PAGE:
Abstract P269: Predictive Value of Midregional Proadrenomedullin Compared to Natriuretic Peptides for Major Adverse Cardiovascular Events in the Population-Based FINRISK 1997 Cohort
Background and aims: Biomarkers reflecting vascular function and neurohumoral activity may predict cardiovascular disease (CVD). Midregional proadrenomedullin (MR-proADM) is increased in myocardial infarction and correlates with the severity of heart failure (HF).The aim of the present study was to examine the predictive ability of MR-proADM for incident CVD events in a prospective, population-based setting for the first time and to compare the findings on MR-proADM with those of natriuretic peptides.
Methods: MR-proADM, B-type natriuretic peptide (BNP), N-terminal pro-BNP (NT-proBNP) and midregional proatrial natriuretic peptide (MR-proANP) were measured from stored samples of the FINRISK 1997 cohort. After excluding individuals with a history of major adverse cardiovascular event (MACE) and pregnant women at baseline, 7,899 individuals were included. The follow-up was until Dec. 31st, 2010. We used Cox proportional hazards regression to estimate hazard ratios (HR) per one standard deviation increase in each biomarker and for each type of MACE, adjusting for standard CVD risk factors. Measures of discrimination and reclassification were calculated using ten-fold cross-validation.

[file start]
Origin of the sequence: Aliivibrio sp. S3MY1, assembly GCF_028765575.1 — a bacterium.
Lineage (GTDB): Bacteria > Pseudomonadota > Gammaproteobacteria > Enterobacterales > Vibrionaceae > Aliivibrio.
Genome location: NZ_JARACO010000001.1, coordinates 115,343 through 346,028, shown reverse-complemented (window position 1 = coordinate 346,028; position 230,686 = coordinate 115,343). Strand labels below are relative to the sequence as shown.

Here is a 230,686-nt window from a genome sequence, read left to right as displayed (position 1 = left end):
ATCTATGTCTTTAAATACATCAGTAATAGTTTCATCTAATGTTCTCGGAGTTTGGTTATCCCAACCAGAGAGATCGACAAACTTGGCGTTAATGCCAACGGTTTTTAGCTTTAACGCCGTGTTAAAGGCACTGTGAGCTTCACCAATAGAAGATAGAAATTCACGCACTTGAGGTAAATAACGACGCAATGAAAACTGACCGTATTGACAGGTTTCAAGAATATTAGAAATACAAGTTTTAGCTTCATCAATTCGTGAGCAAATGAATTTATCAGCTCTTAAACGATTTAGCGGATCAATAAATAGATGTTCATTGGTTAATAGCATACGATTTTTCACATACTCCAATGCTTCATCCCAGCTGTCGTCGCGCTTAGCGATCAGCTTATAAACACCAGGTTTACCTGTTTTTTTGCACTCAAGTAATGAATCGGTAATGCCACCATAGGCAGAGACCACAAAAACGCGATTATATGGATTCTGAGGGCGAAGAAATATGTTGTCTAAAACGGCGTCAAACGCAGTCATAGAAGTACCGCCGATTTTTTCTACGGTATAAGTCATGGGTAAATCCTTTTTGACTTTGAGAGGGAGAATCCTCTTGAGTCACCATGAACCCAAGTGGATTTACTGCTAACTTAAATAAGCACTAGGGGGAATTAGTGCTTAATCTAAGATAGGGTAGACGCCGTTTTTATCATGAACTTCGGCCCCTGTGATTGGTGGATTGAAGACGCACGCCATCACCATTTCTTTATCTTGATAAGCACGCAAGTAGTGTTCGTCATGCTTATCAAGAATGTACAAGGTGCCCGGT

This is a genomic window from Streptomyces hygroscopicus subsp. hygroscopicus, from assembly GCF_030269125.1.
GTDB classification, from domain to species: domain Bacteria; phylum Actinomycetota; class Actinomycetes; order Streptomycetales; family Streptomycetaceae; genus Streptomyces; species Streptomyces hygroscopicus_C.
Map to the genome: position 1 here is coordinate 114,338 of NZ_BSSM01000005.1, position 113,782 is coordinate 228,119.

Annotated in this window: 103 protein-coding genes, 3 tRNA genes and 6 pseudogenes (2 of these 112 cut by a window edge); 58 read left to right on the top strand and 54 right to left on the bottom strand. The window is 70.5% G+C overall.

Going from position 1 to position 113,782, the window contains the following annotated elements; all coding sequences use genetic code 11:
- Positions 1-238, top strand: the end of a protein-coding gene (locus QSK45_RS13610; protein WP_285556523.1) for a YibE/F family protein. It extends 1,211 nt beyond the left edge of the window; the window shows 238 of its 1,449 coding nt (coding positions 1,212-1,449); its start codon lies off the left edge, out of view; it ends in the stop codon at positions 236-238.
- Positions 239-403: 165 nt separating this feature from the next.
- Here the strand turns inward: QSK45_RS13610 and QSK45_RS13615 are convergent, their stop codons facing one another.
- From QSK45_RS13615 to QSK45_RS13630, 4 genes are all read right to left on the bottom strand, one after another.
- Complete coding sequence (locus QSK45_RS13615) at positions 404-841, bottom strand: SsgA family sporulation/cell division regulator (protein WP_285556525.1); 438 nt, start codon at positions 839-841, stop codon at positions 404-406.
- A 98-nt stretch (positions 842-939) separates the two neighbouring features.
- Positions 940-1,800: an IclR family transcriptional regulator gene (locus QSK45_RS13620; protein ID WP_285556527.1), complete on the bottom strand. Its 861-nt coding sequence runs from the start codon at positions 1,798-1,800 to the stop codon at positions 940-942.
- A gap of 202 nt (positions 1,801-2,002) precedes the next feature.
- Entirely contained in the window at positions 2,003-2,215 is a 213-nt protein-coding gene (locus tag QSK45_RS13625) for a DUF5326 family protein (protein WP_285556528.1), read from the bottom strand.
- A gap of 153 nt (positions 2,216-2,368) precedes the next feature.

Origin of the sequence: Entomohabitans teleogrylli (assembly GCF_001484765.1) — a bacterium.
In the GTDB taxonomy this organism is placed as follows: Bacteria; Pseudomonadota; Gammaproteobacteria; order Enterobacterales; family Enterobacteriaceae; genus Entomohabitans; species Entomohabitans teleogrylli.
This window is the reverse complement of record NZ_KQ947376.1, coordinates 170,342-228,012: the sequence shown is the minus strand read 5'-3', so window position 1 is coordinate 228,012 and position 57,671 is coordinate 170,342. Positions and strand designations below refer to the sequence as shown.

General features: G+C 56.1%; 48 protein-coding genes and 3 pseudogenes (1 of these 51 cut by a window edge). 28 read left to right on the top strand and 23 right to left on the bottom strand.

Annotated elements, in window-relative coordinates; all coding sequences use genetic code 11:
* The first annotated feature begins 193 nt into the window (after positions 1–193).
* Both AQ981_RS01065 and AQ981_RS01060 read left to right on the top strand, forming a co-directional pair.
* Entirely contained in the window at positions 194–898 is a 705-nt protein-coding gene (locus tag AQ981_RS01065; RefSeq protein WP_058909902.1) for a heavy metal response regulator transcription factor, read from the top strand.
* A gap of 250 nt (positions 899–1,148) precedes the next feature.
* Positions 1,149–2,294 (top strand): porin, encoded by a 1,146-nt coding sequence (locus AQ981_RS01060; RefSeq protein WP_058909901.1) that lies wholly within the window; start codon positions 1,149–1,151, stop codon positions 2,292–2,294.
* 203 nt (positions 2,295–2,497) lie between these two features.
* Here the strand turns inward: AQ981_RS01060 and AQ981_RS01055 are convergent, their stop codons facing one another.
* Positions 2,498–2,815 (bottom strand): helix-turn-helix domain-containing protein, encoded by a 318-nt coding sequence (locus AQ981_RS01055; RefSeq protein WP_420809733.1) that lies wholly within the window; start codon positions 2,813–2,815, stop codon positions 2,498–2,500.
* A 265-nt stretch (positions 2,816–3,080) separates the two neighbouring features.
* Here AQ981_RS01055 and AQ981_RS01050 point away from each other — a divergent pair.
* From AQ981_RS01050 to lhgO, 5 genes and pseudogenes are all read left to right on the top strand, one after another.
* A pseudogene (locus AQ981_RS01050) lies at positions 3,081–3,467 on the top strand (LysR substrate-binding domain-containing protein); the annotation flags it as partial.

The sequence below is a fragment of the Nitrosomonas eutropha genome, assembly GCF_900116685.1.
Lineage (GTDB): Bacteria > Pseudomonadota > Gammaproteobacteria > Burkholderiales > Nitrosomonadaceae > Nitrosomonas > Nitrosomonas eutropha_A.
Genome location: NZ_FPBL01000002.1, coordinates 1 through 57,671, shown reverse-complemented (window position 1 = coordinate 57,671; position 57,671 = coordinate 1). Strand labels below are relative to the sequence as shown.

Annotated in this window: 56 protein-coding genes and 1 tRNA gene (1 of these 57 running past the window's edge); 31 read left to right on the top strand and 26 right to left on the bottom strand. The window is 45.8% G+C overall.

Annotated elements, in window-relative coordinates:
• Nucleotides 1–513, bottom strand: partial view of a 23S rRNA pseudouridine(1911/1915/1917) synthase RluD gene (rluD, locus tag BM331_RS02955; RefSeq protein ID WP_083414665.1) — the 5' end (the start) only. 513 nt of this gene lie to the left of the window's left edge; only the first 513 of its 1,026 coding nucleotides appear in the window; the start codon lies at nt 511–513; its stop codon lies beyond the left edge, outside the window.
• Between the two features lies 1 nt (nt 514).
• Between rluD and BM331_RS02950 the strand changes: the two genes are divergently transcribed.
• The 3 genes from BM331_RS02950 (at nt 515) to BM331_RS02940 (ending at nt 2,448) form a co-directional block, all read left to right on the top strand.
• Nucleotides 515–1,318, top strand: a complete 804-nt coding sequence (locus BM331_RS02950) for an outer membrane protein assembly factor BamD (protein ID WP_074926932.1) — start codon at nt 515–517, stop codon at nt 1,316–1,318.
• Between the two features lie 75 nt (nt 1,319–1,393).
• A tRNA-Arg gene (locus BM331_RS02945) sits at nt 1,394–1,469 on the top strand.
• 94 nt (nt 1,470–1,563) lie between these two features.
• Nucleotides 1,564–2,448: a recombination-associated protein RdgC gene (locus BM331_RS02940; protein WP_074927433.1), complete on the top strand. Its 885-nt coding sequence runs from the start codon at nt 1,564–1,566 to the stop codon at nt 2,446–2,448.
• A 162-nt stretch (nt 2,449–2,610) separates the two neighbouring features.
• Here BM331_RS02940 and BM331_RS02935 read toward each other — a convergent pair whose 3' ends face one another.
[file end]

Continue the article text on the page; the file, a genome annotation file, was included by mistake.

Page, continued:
Results: During follow-up 1,074 incident MACE (529 coronary heart disease (CHD) events, 299 ischemic strokes, 505 cases of HF) occured.
Adjusted HRs (and 95% confidence intervals) of outcomes for each biomarker are shown in the table.
Adding MR-proADM improved discrimination and reclassification for HF (C-index improved from 0.822 to 0.840, NRI was 12.1%, IDI was also significant, all p<0.001), but not for CHD events or stroke.
Conclusions: In the general population of the FINRISK 1997 cohort, MR-proADM had no additional predictive effect for CHD events or stroke beyond natriuretic peptides. However, MR-proADM proved to be strongly predictive for incident HF and improved discrimination and reclassification similarly to NT-proBNP while being more specific.
- © 2013 by American Heart Association, Inc.